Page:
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Solar feed-in tariffs: Who's getting screwed?

2nd Sep 2013

Solar feed-in tariffs sound like the stuff of dreams.

"Wait a minute, you'll pay me for excess solar power if I enroll before this date? Sign me up."

Such has been the case in states around Australia for years.

Sure, they've expanded solar adoption rates to a staggering degree. But as the programs have drawn on, it's become clear that the government is not focussed on the best interests of the public, or really anyone committed to a green future for that matter.

So instead of listing the best states for solar feed-in tariffs (as many renewable energy sites seem inclined to do), it's much more appropriate to take a different tact and look at what others are afraid to talk about: Where are people getting screwed the most?

The best snapshot of how poorly state governments are handling their solar rebate programs comes from the recently released Retail Offers and Market Transparency for Solar Customers report, put together by the Alternative Technology Association.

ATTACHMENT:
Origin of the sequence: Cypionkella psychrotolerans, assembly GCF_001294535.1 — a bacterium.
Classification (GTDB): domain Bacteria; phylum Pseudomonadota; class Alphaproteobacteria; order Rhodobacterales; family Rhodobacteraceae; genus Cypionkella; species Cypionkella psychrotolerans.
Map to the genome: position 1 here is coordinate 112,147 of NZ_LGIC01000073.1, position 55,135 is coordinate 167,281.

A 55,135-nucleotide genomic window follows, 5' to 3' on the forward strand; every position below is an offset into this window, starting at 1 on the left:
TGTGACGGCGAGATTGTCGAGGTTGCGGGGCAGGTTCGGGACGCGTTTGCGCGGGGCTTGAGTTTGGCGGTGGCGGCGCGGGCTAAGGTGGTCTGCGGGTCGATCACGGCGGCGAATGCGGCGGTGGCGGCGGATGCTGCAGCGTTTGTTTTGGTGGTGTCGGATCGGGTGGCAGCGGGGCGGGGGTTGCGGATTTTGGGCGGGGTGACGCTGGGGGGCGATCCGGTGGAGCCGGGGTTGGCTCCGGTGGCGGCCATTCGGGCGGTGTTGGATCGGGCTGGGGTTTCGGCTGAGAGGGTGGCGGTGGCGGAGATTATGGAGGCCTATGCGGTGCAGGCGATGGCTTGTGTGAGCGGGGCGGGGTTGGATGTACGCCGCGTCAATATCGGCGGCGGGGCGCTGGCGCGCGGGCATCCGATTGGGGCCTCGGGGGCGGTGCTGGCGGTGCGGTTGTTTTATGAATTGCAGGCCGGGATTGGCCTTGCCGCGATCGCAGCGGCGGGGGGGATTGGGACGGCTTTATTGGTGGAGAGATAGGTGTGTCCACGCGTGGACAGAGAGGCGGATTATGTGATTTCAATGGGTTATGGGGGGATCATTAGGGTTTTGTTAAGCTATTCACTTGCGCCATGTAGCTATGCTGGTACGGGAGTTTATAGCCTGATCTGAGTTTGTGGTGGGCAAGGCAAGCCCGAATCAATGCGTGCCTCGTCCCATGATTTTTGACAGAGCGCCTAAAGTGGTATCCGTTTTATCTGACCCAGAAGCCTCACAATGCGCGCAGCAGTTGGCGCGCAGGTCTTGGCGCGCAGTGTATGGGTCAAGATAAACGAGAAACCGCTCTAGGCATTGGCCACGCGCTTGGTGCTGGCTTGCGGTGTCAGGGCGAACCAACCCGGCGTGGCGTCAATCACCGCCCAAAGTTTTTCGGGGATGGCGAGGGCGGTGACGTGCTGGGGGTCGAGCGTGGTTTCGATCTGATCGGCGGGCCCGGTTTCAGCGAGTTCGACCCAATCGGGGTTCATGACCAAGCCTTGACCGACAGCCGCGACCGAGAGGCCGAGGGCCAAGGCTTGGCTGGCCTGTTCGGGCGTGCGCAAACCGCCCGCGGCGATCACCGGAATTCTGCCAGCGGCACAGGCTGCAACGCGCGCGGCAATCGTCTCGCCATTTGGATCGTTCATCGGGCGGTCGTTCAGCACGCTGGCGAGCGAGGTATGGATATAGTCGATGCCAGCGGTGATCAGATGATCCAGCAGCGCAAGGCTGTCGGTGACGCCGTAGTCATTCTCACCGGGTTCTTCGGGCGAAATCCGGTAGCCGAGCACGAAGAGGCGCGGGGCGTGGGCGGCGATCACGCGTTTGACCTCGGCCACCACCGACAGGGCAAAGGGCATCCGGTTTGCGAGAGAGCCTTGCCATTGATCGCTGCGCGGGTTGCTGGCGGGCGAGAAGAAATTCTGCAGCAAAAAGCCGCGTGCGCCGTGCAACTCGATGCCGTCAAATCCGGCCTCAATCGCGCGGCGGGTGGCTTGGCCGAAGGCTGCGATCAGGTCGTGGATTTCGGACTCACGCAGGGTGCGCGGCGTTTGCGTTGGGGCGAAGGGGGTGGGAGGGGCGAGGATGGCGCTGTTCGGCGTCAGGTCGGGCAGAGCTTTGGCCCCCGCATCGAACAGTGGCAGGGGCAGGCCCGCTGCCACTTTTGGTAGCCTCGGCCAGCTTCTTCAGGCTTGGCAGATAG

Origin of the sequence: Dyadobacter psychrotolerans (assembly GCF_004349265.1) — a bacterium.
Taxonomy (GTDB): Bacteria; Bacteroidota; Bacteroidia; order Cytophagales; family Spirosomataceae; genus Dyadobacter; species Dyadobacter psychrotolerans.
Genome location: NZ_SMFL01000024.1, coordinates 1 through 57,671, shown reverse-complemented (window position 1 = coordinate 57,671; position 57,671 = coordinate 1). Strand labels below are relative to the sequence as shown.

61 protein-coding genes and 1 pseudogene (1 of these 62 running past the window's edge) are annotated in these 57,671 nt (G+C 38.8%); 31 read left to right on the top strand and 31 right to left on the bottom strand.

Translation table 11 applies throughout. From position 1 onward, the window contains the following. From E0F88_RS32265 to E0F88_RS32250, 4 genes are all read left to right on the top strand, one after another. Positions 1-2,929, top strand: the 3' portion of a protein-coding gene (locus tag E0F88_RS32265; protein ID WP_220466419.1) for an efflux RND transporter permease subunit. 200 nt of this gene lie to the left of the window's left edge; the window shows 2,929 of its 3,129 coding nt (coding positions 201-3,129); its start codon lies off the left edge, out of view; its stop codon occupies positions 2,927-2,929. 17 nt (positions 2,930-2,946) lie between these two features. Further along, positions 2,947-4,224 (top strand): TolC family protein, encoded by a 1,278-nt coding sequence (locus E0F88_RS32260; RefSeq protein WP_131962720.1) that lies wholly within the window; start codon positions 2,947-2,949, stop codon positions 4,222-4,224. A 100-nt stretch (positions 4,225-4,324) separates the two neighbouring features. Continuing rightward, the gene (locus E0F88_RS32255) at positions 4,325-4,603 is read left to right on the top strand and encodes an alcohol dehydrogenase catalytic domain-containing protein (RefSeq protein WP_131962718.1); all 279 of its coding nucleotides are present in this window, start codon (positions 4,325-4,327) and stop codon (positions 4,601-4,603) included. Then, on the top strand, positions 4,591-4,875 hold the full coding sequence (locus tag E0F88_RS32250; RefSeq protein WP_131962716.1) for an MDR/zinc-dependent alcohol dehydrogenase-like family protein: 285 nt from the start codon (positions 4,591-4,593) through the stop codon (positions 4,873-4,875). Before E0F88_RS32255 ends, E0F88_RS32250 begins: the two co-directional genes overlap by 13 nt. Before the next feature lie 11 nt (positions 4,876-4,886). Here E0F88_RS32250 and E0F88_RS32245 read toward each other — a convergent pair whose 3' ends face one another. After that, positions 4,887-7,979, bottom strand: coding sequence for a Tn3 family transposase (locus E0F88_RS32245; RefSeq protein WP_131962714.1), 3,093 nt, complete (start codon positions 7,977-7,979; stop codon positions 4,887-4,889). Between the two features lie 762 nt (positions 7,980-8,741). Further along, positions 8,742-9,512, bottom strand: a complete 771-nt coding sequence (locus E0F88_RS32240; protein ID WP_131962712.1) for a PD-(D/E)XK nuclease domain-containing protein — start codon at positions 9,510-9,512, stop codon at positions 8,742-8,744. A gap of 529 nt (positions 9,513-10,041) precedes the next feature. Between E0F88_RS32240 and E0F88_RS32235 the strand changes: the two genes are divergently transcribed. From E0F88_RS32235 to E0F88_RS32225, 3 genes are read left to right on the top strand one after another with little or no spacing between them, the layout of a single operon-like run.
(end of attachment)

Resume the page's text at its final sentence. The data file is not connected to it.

In a nutshell, the report confirmed that people around the country are paying vastly different amounts for "better" or "worse" solar retail offers, but when it comes down to it, annual bills are virtually the same.

A stacked deck

Take Victoria, for example. This deregulated haven offers a generous "pay-on-time" discount that is a great way for responsible customers to keep their bills down.

As long as said responsible customer doesn't own a solar power system, that is.

Solar panel owners in Victoria have been virtually stripped of any such perks. Moreover, some residents who installed solar have also seen fixed supply charges rise as high as 40 cents more every day once the system is operational.

Damien Moyse, the Alternative Technology Association's energy projects and policy managers, broke it down like this in a recent Business Spectator article.

An extra 40 cents per day is roughly the same as a three-kilowatt solar installation in Melbourne. If this system gives back about 50 per cent of the solar power it generates, that equates to a solar feed-in tariff of a whopping eight cents.

Is there something wrong with this picture?

Mr Moyse concluded that as deregulation spreads throughout Australia, the "appropriate levels of transparency and information" have not grown with it.

This, he asserts, could quickly create an uncompetitive market that would soon lead to a dire situation for solar customers.

Posted by Bob Dawson

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